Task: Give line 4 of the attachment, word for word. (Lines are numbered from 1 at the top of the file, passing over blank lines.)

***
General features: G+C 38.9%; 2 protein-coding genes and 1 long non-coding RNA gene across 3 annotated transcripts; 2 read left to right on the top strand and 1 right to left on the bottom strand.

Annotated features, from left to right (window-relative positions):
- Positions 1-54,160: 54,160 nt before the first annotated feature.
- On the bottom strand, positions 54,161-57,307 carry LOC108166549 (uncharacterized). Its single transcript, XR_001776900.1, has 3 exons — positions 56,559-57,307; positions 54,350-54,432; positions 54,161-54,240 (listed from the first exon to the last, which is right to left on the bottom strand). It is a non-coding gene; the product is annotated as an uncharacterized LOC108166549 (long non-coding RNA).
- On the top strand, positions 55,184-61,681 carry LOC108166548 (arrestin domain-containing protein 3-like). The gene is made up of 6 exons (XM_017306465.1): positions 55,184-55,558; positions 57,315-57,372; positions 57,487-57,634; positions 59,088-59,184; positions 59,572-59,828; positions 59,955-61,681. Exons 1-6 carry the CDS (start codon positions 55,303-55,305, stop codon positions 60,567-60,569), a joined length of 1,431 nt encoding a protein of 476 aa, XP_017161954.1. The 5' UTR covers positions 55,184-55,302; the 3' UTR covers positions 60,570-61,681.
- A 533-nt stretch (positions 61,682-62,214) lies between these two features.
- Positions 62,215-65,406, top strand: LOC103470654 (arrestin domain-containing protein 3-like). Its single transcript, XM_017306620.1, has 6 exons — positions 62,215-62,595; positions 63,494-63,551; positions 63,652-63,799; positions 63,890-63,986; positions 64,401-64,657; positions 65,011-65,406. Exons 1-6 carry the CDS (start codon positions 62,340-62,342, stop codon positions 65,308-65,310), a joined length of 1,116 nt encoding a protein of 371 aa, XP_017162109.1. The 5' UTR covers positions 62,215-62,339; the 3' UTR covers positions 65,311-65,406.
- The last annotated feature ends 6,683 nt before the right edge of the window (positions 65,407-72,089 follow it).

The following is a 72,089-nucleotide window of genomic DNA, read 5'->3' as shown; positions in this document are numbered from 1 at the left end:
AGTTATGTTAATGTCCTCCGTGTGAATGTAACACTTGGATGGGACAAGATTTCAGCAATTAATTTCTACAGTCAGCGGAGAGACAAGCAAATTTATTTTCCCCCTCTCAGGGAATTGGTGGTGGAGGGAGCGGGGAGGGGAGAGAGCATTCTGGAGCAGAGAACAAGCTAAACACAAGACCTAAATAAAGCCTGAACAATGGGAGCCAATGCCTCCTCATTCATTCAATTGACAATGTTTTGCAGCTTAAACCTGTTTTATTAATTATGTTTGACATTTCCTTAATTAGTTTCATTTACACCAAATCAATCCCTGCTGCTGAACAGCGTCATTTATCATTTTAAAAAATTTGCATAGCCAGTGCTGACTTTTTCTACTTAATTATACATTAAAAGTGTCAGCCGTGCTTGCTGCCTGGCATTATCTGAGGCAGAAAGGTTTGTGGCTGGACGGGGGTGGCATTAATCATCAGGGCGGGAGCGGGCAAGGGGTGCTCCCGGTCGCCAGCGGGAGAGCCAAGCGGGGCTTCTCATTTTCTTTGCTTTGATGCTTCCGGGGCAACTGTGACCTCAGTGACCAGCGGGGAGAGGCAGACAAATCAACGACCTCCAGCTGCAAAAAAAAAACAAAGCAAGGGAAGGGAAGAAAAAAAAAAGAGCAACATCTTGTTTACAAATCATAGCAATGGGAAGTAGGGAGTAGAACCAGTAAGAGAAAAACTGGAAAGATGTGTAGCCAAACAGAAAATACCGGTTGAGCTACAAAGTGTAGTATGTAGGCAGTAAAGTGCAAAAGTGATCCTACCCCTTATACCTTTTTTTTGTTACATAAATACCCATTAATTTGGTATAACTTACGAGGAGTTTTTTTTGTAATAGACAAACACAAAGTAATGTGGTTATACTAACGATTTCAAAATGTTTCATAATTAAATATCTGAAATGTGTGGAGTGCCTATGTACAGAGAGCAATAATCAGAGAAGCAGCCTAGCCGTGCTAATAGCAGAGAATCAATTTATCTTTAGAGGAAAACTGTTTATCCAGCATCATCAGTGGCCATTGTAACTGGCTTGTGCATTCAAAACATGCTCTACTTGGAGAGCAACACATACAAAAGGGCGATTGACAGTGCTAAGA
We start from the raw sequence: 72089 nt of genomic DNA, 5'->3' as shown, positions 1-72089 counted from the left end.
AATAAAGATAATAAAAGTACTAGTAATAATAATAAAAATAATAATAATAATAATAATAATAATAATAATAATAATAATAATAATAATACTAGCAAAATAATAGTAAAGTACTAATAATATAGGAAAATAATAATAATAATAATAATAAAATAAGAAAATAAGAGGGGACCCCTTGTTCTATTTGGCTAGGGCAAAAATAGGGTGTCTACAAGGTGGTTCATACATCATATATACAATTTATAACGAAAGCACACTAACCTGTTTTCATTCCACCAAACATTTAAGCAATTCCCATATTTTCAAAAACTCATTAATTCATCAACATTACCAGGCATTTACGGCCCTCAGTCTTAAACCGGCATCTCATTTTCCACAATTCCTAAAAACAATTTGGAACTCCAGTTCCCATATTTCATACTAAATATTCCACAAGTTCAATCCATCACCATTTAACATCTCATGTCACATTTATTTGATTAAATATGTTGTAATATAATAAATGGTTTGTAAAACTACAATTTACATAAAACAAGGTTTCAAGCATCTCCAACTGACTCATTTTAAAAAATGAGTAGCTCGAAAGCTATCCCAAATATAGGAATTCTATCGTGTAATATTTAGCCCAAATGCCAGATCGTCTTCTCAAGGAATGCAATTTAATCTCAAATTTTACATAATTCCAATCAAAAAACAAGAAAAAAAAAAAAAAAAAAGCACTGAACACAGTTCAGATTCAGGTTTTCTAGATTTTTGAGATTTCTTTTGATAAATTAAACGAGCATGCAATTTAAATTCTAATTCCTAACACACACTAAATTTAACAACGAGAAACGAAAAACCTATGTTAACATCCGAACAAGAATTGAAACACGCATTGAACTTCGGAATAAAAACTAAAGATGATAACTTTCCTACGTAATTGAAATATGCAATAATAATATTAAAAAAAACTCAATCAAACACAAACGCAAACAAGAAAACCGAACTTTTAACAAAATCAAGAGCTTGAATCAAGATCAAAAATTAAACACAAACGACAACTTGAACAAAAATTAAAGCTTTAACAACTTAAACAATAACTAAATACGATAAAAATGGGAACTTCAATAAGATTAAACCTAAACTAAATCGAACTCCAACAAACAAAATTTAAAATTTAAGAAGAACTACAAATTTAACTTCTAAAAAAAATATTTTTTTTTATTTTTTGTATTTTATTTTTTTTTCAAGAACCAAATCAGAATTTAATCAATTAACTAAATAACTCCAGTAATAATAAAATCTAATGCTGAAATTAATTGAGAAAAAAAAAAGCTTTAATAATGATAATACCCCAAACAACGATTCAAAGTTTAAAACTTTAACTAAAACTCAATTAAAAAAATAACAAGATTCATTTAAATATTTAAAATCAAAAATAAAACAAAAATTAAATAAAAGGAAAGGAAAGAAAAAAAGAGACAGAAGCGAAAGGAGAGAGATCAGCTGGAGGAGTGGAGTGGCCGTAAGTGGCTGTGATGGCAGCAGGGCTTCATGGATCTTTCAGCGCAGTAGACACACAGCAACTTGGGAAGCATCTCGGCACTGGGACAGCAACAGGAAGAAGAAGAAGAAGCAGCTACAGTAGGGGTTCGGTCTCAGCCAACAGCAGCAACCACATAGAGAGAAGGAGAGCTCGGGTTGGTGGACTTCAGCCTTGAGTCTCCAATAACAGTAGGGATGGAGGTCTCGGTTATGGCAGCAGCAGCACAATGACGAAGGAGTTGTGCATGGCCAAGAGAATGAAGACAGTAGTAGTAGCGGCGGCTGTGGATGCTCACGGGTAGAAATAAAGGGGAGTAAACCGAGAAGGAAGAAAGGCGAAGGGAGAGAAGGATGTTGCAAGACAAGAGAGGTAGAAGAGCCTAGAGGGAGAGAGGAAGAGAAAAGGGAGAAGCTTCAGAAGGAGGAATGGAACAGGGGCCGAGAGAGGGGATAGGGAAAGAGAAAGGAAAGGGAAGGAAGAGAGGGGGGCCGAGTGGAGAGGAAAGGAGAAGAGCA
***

- On the bottom strand, positions 54,161-57,307 carry LOC108166549 (uncharacterized). Its single transcript, XR_001776900.1, has 3 exons — positions 56,559-57,307; positions 54,350-54,432; positions 54,161-54,240 (listed from the first exon to the last, which is right to left on the bottom strand). It is a non-coding gene; the product is annotated as an uncharacterized LOC108166549 (long non-coding RNA).